The One Thing You Should Never Call a Female Attorney

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June 16, 2014 by Melanie L.

“Girl.”

There is no place for “girls” in the courtroom.  

Several years ago, someone accused me of being a “girl” in an open courtroom, on the record! My accuser expelled a derisive snort accompanied by a dismissive wave of her wrist to punctuate her ad hominem attack.  I felt as though I had been punched in the gut. And for what purpose?  I was extremely prepared for this case. . . and I was winning.  I did not deserve the condescension enveloped in the delivery of that address.  It should never have happened.

Because courtrooms remain bastions of old-world formality, even in this new era of dressed-down billionaire CEOs.  Counsel who may have known each other on a first name basis for decades or who socialize regularly off the clock suddenly switch to prim salutations once they have set foot on the legal equivalent of hallowed ground. Judges, adorned in black robes, are greeted with a respectful, “Your honor.” Likewise, all lawyers should be called by his or her title followed by a last name . . . or “Counselor” works, too.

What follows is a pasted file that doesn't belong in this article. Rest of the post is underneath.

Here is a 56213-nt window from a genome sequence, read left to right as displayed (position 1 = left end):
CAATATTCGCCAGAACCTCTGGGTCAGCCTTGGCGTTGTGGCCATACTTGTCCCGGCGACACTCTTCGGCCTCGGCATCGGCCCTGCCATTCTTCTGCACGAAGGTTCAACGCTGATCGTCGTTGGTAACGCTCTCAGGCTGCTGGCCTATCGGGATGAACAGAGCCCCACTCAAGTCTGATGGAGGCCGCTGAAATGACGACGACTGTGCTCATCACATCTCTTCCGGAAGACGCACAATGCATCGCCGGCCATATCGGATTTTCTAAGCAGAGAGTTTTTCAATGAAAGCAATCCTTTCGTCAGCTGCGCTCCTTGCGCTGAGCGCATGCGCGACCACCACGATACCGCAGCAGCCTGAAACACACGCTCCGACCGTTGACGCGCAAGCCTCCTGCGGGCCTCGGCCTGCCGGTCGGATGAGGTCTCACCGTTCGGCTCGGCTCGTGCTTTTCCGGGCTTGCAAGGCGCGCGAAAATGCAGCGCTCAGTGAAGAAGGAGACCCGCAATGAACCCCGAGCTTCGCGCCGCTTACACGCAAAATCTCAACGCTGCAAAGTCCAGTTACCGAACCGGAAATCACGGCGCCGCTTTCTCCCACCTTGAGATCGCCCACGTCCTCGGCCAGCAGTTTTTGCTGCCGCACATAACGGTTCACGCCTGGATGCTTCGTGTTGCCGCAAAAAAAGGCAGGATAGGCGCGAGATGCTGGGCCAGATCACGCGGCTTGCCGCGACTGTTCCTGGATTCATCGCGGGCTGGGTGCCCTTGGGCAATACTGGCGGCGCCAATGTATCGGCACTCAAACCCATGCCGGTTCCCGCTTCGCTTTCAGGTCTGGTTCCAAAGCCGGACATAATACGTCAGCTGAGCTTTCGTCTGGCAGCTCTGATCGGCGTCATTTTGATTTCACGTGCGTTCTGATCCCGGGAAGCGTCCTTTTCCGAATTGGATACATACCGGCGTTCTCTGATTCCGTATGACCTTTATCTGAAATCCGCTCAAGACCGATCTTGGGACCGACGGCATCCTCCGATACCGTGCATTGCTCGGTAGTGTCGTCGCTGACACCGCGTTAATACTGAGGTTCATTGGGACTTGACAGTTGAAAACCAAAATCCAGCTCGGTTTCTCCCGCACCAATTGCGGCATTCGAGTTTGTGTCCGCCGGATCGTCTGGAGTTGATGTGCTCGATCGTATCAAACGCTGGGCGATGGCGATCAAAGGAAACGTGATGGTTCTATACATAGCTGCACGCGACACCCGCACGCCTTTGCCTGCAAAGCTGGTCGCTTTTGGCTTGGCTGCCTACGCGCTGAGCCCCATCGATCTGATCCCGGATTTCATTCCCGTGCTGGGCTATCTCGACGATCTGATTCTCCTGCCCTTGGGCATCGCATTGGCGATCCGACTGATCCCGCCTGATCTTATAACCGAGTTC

Because attorneys are never girls.  It does not matter if an attorney put herself through law school by moonlighting as a dancer, or if she looks radiantly younger than her physical age, or if her age includes the suffix “teen” and she Doogie-Howsered (what, that’s not a verb?) her way through law school like Kathleen Holtz to become a litigator at the age of 18, or if she is simply female. None of us are “girls.”

Because using “girl” in friendly, informal exchanges as a demonstration of affection and not of superiority is not enough to justify a wider use.  Just last week, by way of example, my colleague held our floor’s security door open for me.  Worried she might get impatient, I hustled.  But, as soon as I started to jog she said, “Girl, I got you.”  Though I relished the collegial nature in which that word was offered, it is a slippery slope to carve out exceptions.